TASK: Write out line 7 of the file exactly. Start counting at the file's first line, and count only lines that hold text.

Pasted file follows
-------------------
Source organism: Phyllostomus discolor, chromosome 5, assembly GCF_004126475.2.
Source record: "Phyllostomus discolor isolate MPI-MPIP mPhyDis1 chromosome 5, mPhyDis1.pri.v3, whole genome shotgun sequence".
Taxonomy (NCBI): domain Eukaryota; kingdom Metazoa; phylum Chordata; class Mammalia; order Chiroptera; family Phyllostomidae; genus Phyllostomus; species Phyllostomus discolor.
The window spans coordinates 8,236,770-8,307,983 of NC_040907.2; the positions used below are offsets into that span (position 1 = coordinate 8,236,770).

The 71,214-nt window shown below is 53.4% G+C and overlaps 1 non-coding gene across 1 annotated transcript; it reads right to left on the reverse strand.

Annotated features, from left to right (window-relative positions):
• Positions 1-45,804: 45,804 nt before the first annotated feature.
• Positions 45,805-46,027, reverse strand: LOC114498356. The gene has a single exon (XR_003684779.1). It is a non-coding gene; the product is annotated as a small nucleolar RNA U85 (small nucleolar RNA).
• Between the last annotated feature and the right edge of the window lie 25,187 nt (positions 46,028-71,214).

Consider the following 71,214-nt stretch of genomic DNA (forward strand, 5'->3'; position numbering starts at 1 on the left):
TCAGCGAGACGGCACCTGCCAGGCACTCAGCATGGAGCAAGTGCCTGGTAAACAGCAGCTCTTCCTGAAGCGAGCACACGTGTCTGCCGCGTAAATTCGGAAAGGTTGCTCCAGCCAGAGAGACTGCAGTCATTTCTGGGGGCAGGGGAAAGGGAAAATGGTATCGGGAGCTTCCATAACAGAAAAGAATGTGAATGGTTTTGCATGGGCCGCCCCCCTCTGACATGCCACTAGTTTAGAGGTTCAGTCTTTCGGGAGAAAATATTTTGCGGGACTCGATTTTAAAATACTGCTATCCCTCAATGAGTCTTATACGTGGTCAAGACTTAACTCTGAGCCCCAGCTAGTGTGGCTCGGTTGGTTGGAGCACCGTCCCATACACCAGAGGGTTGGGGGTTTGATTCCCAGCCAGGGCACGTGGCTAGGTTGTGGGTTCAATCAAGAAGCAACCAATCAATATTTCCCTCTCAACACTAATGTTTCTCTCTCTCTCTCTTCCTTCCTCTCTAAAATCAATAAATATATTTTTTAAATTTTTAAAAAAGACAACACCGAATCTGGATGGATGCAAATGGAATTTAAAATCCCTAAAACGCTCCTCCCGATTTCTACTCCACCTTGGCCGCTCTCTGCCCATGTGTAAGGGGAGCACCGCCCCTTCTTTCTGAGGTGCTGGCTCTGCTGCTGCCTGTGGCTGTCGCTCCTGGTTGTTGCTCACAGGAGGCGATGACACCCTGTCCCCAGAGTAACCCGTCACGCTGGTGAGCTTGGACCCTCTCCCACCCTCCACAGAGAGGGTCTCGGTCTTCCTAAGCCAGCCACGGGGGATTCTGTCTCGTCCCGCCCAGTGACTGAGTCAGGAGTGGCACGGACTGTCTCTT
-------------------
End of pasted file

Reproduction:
• Positions 1-45,804: 45,804 nt before the first annotated feature.